Whoever coined the term supercharger should be very pleased with themselves, because there’s nothing quite like adding a device to your car that sounds exciting before you’ve even strapped it to an engine.
The first compressors were used in static applications, but the likes of Gottlieb Daimler and Louis Renault explored their potential in combustion vehicles in the late 1800s and early 1900s respectively. Supercharging really took off in the 1920s with Mercedes-Benz, and literally took off in the Second World War as a technological arms race saw warplanes fitted with superchargers for huge increases in power.
Today ‘supercharger’ refers to a mechanically-driven air pump, rather than turbocharging (originally called ‘turbosupercharging’, incidentally) which uses exhaust gases to spin a turbine and compressor wheel.
Modern superchargers are typically driven by belts, gears or chains off the engine’s crankshaft, drawing some of the engine’s power to run but providing a strong and linear increase in power throughout the engine’s rev range. More recently some manufacturers have explored electric supercharging, using a high-voltage electrical system to spin a turbine in an instant, primarily to benefit low-end torque.
Supercharging has a long and distinguished history then. Here are some of our favourite supercharged classics from across the decades.
Mercedes SSK (1928)
One of the early supercars, the SSK of 1928 was the creation of Ferdinand Porsche while he worked at Mercedes. Using a 7.0-litre straight-six engine with a supercharger added for good measure, the SSK offered as much as 300bhp in racing fettle. Even road cars came with more than 200bhp, which made the SSK a fearsome machine that could easily top 100mph.
The driver of the SSK engaged the supercharger by pressing the throttle pedal all the way to the floorboard. A clutch would engage the supercharger to deliver full power, while backing off the accelerator automatically disengaged the supercharger to give the engine an easier time.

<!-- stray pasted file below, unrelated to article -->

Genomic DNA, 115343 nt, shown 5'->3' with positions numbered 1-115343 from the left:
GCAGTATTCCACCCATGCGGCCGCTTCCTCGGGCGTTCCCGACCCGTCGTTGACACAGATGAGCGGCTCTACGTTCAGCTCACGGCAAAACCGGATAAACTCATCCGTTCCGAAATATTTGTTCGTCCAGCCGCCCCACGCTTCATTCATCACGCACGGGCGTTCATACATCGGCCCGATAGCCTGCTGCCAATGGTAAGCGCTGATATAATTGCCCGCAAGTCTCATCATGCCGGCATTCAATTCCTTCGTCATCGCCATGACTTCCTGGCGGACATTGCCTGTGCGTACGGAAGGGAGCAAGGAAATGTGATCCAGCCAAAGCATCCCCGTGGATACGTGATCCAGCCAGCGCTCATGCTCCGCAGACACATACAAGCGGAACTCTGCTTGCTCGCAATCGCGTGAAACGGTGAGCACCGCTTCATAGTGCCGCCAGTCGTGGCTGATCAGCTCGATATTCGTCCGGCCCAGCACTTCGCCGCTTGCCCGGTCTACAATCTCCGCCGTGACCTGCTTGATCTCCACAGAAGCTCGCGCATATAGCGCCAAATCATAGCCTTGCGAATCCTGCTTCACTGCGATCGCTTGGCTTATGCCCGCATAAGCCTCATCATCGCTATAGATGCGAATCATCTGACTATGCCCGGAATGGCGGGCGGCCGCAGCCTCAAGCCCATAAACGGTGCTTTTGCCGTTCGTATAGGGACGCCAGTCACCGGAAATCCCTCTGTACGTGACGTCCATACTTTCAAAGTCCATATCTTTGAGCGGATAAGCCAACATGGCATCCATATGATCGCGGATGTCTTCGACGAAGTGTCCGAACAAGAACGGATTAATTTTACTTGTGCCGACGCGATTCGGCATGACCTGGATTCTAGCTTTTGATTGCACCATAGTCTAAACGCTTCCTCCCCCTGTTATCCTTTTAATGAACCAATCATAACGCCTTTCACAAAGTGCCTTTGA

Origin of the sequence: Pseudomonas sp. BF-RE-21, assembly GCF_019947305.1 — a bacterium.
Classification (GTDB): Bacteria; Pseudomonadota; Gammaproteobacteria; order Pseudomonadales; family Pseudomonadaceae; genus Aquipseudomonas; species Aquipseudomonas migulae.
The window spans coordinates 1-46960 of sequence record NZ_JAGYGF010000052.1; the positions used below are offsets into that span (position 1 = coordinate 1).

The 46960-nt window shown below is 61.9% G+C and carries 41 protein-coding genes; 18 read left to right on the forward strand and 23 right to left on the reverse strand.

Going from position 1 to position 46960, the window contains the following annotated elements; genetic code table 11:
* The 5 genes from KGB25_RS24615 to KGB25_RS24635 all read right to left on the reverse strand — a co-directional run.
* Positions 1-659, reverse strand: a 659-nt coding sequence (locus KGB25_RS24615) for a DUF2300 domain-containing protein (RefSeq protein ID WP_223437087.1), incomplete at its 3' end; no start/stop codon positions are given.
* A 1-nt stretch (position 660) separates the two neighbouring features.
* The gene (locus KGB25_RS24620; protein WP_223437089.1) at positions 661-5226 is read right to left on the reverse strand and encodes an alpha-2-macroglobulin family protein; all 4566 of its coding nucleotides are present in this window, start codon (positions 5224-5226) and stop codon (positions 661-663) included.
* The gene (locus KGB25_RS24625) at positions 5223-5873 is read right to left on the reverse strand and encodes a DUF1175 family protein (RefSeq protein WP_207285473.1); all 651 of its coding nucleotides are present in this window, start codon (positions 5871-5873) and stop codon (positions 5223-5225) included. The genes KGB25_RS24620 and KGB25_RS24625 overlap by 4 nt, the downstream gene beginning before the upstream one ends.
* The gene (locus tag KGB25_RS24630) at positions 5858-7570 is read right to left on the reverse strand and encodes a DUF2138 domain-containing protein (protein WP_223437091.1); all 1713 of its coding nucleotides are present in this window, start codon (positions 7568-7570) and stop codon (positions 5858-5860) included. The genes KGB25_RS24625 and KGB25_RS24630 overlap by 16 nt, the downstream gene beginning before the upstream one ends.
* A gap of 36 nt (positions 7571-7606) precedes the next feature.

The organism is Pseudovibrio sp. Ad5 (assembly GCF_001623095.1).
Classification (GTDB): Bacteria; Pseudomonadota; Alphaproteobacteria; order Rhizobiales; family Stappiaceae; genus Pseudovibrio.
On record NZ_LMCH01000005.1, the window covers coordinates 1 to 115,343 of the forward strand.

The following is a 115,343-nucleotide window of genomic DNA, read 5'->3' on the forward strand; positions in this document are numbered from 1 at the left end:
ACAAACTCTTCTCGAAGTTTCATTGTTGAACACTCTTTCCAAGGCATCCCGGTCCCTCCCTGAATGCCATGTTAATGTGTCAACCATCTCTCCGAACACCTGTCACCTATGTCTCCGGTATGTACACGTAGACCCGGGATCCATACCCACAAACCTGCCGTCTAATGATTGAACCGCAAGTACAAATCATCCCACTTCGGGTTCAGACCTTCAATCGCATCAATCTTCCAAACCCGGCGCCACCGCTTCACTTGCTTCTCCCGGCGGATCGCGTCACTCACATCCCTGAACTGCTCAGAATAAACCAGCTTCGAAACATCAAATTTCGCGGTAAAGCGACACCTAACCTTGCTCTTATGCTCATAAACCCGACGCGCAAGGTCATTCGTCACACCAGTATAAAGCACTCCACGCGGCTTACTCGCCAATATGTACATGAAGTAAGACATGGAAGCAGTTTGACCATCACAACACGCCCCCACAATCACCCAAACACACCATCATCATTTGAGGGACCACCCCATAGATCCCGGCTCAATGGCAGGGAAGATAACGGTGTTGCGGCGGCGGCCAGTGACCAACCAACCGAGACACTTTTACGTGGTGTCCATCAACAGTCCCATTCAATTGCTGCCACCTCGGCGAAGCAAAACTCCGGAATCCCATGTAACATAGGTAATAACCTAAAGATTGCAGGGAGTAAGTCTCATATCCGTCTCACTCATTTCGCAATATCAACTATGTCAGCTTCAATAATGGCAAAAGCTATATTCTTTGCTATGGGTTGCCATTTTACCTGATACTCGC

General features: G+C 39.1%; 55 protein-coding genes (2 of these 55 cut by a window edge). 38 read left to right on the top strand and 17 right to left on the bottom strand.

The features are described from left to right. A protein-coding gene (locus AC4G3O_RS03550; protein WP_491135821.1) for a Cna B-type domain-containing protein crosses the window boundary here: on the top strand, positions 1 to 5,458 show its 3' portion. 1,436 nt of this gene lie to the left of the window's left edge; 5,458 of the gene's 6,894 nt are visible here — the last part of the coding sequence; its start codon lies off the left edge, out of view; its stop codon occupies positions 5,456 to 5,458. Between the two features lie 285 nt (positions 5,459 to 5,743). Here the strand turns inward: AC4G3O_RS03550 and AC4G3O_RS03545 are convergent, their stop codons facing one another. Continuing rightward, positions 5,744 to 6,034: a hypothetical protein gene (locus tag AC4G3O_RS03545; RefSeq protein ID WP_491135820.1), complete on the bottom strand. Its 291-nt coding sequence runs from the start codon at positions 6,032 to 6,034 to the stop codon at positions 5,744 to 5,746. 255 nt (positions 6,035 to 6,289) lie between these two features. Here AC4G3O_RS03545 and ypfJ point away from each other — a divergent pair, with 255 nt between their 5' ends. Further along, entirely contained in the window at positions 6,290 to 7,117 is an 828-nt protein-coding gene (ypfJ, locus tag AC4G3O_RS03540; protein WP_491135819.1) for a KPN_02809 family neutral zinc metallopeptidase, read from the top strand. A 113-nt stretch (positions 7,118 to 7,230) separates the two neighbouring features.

Bentley 4.5 Litre ‘Blower’ (1929)
W.O. Bentley expressly disapproved of this car, even if it has gone on to become one of the cars most closely associated with the Bentley name. The company founder preferred a larger capacity to gain more performance, but Sir Tim Birkin thought otherwise and set up his own workshop with funding from wealthy backer Dorothy Paget and technical input from Amherst Villiers. The result was the car we know now as the Bentley Blower.
A Roots-type supercharger increased power of the 4.5-litre engine from 110bhp to 175bhp for cars in road trim, and up to 240bhp for the race cars used at Le Mans. In the end, Bentley allowed a run of 50 Blowers so the car could compete at the French endurance race, though victory at La Sarthe eluded the supercharged machine.
Auburn Speedster (1934)
With a name like this, the Auburn would always have to live up to the hype. So it did when the company introduced the 851 model in 1934 with a 4.5-litre straight-eight engine and Schwitzer-Cummins supercharger. The result was 150bhp and enough grunt to see the 1.7-ton Auburn to 100mph. That top speed was guaranteed by the factory, which claimed to have tested every Speedster before it was delivered.
Dealing with the Speedster’s power was a three-speed gearbox and two-speed rear axle, giving the car six forward ratios to choose from. The driver could even select between the different axle ratios on the move.
Lancia Beta Volumex (1983)
Lancia’s Beta was a handsome coupé or fastback estate, but performance was a little underwhelming until the supercharged Volumex model arrived late in the Beta’s life. Only the 2.0-litre twin-cam engine was supercharged, giving 133bhp and a useful slug of low- and mid-rev urge. Unfortunately, it was not enough to put the Beta among the hot hatches of the period when it came to pace, and the model fizzled out in 1985.
Even so, Lancia stuck with supercharging with its monstrous Group B machines. The low-slung 037 of 1982 used a supercharged 2.1-litre four, while the Delta S4 rally car introduced in 1985 coupled a supercharger and a turbocharger to create a twincharged 1.8-litre engine capable of 483bhp.
Toyota MR2 (1986)
Toyota judged the MR2 to perfection when it launched its mid-engined sports car in 1984. The only criticism levelled at the car was that the handling was so good it could cope with more power than the original 1.6-litre engine could muster. Cue the arrival of the Super Charged model in 1986 with a Roots-type blower that improved power to 145bhp, and dropped the 0-60mph time to 6.5 seconds.
An electromagnetic clutch disengaged the supercharger’s drive belt at lower engine speeds, while a stronger gearbox was used to deal with the extra oomph. The only downside is that it was never officially sold in the UK or Europe, though some made their way here as grey imports.
Volkswagen Golf G60 (1988)